HALEY: “He’s been a much more disciplined player, a much more disciplined person I should say – that goes back to the off-season because there were some real concerns two years ago that this year were a concern to how things were going to go, just going off of past history that didn’t occur. He came into the off-season in relatively good shape. That was sign number one and that allowed him to get himself into condition, to get stronger, to get healthy because he really wasn’t healthy all of last year. I think there were some signs late last year in a game or two that he missed that you recognize, all of a sudden you realize, hey, we looked a lot different without him and that wasn’t a good thing but you still didn’t know. He came into the off-season with a focus and a discipline that he’s kept with him all the way through, going into Week 5. That’s good and the discipline aspect is so important for defensive linemen in generally, but especially 3-4 two-gap defensive linemen because if you’re not disciplined or there’s any lack of discipline whatsoever as far as technique, gap control, discipline to fight the urge to go make a play when it will ultimately weaken the 10 other players out there, that’s a hard position to play and you need to be disciplined. That is something that I stressed so much, especially to those guys but every position has its own reason for being disciplined, but that one, in a 3-4 two-gap defense, boy it’s critical and he’s stayed real disciplined on and off the field which has enabled his abilities to keep improving. He’s working hard before practice, after practice, in the meeting rooms. He wants to be good and I think he’s showing signs of that all the time and this will be a real big test for him because now you’re talking about a team last week that really can stretch you and tries to move you sideline-to-sideline; this team takes it to another level and the discipline’s going to be real, real critical now this week. This is a great test for Glenn, it’s a great test for everybody, especially those front seven. I said LB Tamba’s (Hali) name, but that’s a guy, put he and Glenn together – if you haven’t taken notice of those two and what they’ve done and how they’ve played, the effort. Tamba last week, I didn’t talk about it much, but he’s in a two-gap position, didn’t get to practice it in individual and some of those things for obvious reasons but he went into that game and played a lot of that game as a two-gap end and battled it out. Boy, he played one of the better games I’ve seen from anybody.”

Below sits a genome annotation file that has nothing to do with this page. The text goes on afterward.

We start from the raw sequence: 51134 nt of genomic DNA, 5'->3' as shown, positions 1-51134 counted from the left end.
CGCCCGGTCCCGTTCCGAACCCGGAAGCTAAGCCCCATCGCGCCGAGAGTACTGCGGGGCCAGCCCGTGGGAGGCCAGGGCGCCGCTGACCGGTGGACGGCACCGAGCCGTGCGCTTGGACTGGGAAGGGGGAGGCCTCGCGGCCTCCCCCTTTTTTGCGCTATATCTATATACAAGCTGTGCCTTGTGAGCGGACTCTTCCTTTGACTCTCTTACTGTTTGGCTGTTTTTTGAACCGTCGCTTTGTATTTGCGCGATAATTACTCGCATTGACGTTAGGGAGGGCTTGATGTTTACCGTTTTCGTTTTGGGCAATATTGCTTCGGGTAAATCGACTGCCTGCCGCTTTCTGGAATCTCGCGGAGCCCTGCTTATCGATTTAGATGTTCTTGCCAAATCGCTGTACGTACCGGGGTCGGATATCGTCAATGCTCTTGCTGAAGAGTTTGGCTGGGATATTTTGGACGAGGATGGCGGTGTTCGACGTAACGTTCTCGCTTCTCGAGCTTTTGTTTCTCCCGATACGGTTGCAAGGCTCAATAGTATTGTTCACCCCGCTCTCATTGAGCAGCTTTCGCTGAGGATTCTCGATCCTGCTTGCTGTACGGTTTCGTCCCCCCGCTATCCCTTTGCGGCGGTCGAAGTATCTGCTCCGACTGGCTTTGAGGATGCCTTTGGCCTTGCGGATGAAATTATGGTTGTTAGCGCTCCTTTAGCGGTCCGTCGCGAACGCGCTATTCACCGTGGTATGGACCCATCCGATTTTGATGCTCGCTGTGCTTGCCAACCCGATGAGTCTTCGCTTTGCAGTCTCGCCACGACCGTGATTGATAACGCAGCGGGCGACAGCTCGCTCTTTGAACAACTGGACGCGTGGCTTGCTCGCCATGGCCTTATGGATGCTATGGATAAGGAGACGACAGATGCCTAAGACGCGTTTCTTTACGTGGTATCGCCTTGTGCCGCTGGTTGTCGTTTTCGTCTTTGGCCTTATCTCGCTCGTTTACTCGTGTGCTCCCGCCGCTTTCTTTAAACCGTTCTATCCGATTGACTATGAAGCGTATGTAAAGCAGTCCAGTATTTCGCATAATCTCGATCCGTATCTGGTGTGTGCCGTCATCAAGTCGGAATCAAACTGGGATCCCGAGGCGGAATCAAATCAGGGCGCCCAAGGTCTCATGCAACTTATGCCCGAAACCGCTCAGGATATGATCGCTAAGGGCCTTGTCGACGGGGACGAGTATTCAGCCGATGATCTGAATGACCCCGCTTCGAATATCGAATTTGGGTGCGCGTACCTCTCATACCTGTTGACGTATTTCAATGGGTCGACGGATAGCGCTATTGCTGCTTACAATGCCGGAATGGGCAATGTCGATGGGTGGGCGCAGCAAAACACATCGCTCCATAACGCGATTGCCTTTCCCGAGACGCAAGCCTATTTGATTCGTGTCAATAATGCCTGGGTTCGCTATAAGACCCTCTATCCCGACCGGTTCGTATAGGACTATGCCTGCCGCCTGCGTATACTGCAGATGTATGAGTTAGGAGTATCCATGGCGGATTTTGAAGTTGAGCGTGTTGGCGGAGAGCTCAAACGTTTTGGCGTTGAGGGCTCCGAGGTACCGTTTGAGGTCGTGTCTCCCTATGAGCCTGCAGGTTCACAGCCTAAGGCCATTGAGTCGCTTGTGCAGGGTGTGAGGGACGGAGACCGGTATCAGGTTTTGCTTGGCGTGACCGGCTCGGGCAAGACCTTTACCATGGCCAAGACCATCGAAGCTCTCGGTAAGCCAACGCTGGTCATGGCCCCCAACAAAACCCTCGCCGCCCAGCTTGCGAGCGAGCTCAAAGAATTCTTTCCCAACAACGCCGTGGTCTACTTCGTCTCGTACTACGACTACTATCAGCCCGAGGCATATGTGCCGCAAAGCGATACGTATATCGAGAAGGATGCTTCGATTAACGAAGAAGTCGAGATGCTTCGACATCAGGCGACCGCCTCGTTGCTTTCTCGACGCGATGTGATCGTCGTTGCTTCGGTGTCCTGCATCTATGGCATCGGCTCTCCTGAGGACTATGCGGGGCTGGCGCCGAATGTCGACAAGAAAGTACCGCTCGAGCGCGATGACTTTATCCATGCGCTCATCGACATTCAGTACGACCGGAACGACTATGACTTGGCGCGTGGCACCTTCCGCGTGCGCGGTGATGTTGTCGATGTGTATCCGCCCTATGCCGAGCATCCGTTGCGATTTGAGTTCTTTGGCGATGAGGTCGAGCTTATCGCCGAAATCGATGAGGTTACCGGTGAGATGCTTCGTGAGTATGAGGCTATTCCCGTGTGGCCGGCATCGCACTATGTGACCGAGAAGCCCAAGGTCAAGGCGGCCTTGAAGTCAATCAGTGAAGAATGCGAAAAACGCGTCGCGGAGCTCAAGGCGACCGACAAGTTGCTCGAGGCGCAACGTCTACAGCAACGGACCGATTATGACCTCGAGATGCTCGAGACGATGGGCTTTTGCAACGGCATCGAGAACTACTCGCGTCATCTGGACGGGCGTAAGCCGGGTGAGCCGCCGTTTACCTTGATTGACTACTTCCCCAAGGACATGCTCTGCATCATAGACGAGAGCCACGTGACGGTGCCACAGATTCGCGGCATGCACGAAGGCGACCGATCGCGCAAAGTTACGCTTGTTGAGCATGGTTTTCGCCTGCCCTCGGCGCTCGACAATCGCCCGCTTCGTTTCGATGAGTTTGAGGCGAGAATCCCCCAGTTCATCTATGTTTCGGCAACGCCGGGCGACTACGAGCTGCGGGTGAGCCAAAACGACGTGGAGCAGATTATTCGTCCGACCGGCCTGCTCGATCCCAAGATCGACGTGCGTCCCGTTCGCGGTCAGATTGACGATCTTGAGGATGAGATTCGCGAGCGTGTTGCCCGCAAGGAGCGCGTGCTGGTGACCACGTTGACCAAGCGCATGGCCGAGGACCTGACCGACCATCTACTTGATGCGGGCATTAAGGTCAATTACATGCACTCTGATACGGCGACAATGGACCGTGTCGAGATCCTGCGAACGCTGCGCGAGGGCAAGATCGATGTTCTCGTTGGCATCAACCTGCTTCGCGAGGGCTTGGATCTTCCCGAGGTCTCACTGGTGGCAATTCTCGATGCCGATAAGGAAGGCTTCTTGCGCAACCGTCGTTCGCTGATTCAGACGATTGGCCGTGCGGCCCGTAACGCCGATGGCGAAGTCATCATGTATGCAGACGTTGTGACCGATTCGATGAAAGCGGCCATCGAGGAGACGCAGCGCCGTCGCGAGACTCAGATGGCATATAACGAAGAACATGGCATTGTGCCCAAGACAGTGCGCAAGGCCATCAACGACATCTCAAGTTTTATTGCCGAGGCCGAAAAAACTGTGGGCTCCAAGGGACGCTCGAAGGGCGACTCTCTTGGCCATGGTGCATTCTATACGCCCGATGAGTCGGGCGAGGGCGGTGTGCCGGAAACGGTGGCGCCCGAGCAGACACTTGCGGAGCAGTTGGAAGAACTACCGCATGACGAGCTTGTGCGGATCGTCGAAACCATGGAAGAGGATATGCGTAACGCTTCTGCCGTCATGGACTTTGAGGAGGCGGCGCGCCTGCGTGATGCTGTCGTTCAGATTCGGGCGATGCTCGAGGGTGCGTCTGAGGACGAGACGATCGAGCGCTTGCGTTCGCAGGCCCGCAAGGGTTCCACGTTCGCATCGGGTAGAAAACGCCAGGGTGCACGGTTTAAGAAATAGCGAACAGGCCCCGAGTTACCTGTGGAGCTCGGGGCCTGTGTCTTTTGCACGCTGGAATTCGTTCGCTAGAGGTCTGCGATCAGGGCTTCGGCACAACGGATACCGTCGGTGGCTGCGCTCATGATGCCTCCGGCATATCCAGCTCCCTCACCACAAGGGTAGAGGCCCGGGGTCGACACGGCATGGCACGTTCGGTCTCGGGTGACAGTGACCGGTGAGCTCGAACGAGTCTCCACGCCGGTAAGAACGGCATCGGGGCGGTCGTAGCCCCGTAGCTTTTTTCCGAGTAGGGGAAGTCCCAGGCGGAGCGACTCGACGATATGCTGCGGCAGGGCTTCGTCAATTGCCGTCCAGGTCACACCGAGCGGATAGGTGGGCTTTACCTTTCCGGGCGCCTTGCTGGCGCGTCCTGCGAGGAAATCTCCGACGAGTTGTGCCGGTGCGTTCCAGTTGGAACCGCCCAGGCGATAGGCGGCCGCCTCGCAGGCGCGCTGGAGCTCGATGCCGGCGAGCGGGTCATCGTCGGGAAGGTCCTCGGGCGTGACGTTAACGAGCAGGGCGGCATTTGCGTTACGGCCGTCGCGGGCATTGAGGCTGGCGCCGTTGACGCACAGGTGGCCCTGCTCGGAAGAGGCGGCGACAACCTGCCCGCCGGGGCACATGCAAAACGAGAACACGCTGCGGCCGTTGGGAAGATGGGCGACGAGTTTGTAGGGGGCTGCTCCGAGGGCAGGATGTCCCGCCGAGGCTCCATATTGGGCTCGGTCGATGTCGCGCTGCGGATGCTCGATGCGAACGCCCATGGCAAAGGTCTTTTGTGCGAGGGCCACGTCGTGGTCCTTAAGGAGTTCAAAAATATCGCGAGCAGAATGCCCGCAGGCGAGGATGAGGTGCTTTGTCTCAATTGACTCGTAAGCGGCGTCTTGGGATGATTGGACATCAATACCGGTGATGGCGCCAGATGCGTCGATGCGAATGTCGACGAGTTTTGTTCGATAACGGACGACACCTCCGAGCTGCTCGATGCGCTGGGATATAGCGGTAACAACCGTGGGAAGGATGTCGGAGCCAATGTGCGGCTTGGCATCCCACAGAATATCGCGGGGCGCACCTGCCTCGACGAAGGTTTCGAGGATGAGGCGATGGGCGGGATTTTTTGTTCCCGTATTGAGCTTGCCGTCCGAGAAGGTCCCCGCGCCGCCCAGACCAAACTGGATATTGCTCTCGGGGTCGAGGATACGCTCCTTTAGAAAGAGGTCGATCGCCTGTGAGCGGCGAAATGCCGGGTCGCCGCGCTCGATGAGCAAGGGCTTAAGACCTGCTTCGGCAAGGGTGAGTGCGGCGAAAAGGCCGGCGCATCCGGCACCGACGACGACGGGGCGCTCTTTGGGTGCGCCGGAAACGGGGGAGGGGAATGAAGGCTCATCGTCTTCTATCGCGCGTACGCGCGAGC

Q: You talked about fight the urge to make a big play. Can you go and make a big play by fighting that urge?

HALEY: “Or you allow somebody else to make the play. It is just when you are playing gap control, when you are two-gapping, there are times when color flashes that if you’re not disciplined and you go and try to jump and make that play and don’t, you’ve opened a crack in the wall that will not be able to be repaired. So discipline is so, so critical by each and every one of those guys.”

Q: This is a guy who’s made a lot of the big plays in his career; most of those came in college…

HALEY: “I think that’s why last year you don’t see instantaneous results with any of these guys that may have played some 3-4 or played some two-gap even and a four-man guy but if that’s not the way you’re living, it’s not going to happen overnight because those instincts are there and they’ve been developed over years and you’ve got to almost retrain your habits. As I’ve been taught, 24 days to break a habit, I think that’s what they say. If you’re right handed and lost your arm, you’d reach for 24 days. That’s what I believe.”

Q: Houston is a dangerous team with the skill set that different players have at the skill positions but how do they compare to what you faced last week in Indianapolis and does that make for similar preparations?